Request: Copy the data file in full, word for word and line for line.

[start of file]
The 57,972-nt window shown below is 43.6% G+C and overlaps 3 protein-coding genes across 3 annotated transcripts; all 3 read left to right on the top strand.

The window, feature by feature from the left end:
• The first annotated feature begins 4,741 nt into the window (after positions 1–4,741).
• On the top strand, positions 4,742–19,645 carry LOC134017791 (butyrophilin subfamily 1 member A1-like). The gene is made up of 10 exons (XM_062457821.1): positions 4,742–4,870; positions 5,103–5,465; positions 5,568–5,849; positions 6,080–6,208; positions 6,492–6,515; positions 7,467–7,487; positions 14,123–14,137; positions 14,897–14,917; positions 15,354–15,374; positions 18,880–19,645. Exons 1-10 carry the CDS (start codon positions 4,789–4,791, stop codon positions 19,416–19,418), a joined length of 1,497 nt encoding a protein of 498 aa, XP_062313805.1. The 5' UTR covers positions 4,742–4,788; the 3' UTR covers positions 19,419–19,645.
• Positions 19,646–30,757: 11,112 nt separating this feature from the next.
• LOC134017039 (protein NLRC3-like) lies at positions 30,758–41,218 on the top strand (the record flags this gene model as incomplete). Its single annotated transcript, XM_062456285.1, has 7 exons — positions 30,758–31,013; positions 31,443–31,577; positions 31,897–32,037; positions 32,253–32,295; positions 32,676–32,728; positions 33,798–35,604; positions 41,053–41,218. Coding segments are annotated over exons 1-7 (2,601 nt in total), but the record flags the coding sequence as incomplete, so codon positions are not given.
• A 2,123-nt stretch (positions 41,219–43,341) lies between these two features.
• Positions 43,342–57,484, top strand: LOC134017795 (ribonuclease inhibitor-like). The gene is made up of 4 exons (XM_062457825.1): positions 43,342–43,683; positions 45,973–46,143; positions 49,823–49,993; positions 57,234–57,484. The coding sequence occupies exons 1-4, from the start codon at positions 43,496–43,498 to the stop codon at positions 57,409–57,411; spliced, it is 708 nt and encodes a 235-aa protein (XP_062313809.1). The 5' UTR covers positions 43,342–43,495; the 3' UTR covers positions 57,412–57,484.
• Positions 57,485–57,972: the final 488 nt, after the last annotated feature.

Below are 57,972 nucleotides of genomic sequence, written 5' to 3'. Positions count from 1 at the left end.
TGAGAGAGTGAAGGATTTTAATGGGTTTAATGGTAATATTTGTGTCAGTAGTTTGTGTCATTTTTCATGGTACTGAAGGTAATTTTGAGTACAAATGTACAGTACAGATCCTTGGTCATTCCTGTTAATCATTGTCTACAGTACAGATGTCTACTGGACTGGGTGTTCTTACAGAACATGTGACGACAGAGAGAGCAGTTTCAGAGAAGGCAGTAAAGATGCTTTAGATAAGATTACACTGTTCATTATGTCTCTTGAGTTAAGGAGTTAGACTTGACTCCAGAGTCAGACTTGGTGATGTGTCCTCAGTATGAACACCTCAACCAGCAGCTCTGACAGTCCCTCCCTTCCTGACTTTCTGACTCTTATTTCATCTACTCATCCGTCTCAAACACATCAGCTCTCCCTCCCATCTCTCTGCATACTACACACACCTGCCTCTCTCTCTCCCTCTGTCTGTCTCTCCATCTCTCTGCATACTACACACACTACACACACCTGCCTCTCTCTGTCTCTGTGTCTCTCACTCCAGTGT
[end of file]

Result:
The 57,972-nt window shown below is 43.6% G+C and overlaps 3 protein-coding genes across 3 annotated transcripts; all 3 read left to right on the top strand.

The window, feature by feature from the left end:
• The first annotated feature begins 4,741 nt into the window (after positions 1–4,741).
• On the top strand, positions 4,742–19,645 carry LOC134017791 (butyrophilin subfamily 1 member A1-like). The gene is made up of 10 exons (XM_062457821.1): positions 4,742–4,870; positions 5,103–5,465; positions 5,568–5,849; positions 6,080–6,208; positions 6,492–6,515; positions 7,467–7,487; positions 14,123–14,137; positions 14,897–14,917; positions 15,354–15,374; positions 18,880–19,645. Exons 1-10 carry the CDS (start codon positions 4,789–4,791, stop codon positions 19,416–19,418), a joined length of 1,497 nt encoding a protein of 498 aa, XP_062313805.1. The 5' UTR covers positions 4,742–4,788; the 3' UTR covers positions 19,419–19,645.
• Positions 19,646–30,757: 11,112 nt separating this feature from the next.
• LOC134017039 (protein NLRC3-like) lies at positions 30,758–41,218 on the top strand (the record flags this gene model as incomplete). Its single annotated transcript, XM_062456285.1, has 7 exons — positions 30,758–31,013; positions 31,443–31,577; positions 31,897–32,037; positions 32,253–32,295; positions 32,676–32,728; positions 33,798–35,604; positions 41,053–41,218. Coding segments are annotated over exons 1-7 (2,601 nt in total), but the record flags the coding sequence as incomplete, so codon positions are not given.
• A 2,123-nt stretch (positions 41,219–43,341) lies between these two features.
• Positions 43,342–57,484, top strand: LOC134017795 (ribonuclease inhibitor-like). The gene is made up of 4 exons (XM_062457825.1): positions 43,342–43,683; positions 45,973–46,143; positions 49,823–49,993; positions 57,234–57,484. The coding sequence occupies exons 1-4, from the start codon at positions 43,496–43,498 to the stop codon at positions 57,409–57,411; spliced, it is 708 nt and encodes a 235-aa protein (XP_062313809.1). The 5' UTR covers positions 43,342–43,495; the 3' UTR covers positions 57,412–57,484.
• Positions 57,485–57,972: the final 488 nt, after the last annotated feature.

Below are 57,972 nucleotides of genomic sequence, written 5' to 3'. Positions count from 1 at the left end.
TGAGAGAGTGAAGGATTTTAATGGGTTTAATGGTAATATTTGTGTCAGTAGTTTGTGTCATTTTTCATGGTACTGAAGGTAATTTTGAGTACAAATGTACAGTACAGATCCTTGGTCATTCCTGTTAATCATTGTCTACAGTACAGATGTCTACTGGACTGGGTGTTCTTACAGAACATGTGACGACAGAGAGAGCAGTTTCAGAGAAGGCAGTAAAGATGCTTTAGATAAGATTACACTGTTCATTATGTCTCTTGAGTTAAGGAGTTAGACTTGACTCCAGAGTCAGACTTGGTGATGTGTCCTCAGTATGAACACCTCAACCAGCAGCTCTGACAGTCCCTCCCTTCCTGACTTTCTGACTCTTATTTCATCTACTCATCCGTCTCAAACACATCAGCTCTCCCTCCCATCTCTCTGCATACTACACACACCTGCCTCTCTCTCTCCCTCTGTCTGTCTCTCCATCTCTCTGCATACTACACACACTACACACACCTGCCTCTCTCTGTCTCTGTGTCTCTCACTCCAGTGT